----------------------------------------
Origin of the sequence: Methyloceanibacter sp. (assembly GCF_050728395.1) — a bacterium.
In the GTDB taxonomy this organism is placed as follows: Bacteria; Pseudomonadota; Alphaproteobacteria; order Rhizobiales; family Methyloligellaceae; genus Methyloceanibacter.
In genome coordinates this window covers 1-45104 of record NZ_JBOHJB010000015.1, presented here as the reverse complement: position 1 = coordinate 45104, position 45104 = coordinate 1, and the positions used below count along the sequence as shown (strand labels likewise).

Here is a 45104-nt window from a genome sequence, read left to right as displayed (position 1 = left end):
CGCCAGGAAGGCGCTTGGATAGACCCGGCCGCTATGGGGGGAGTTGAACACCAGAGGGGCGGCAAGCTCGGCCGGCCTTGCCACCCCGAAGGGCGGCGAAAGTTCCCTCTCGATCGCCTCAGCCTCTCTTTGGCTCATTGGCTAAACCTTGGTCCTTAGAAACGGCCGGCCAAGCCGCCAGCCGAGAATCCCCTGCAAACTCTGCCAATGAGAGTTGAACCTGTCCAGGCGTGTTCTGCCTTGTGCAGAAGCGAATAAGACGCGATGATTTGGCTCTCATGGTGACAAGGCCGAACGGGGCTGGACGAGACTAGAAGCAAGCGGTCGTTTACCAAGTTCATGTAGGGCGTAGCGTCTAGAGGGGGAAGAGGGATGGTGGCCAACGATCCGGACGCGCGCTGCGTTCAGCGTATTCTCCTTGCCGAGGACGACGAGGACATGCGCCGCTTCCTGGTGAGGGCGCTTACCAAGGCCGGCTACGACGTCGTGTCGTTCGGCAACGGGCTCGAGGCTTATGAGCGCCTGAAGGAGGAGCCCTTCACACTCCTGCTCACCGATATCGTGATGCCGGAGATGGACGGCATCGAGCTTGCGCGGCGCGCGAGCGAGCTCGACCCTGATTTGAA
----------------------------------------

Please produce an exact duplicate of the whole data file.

Origin of the sequence: Methyloceanibacter sp. (assembly GCF_050728395.1) — a bacterium.
In the GTDB taxonomy this organism is placed as follows: Bacteria; Pseudomonadota; Alphaproteobacteria; order Rhizobiales; family Methyloligellaceae; genus Methyloceanibacter.
In genome coordinates this window covers 1-45104 of record NZ_JBOHJB010000015.1, presented here as the reverse complement: position 1 = coordinate 45104, position 45104 = coordinate 1, and the positions used below count along the sequence as shown (strand labels likewise).

Here is a 45104-nt window from a genome sequence, read left to right as displayed (position 1 = left end):
CGCCAGGAAGGCGCTTGGATAGACCCGGCCGCTATGGGGGGAGTTGAACACCAGAGGGGCGGCAAGCTCGGCCGGCCTTGCCACCCCGAAGGGCGGCGAAAGTTCCCTCTCGATCGCCTCAGCCTCTCTTTGGCTCATTGGCTAAACCTTGGTCCTTAGAAACGGCCGGCCAAGCCGCCAGCCGAGAATCCCCTGCAAACTCTGCCAATGAGAGTTGAACCTGTCCAGGCGTGTTCTGCCTTGTGCAGAAGCGAATAAGACGCGATGATTTGGCTCTCATGGTGACAAGGCCGAACGGGGCTGGACGAGACTAGAAGCAAGCGGTCGTTTACCAAGTTCATGTAGGGCGTAGCGTCTAGAGGGGGAAGAGGGATGGTGGCCAACGATCCGGACGCGCGCTGCGTTCAGCGTATTCTCCTTGCCGAGGACGACGAGGACATGCGCCGCTTCCTGGTGAGGGCGCTTACCAAGGCCGGCTACGACGTCGTGTCGTTCGGCAACGGGCTCGAGGCTTATGAGCGCCTGAAGGAGGAGCCCTTCACACTCCTGCTCACCGATATCGTGATGCCGGAGATGGACGGCATCGAGCTTGCGCGGCGCGCGAGCGAGCTCGACCCTGATTTGAA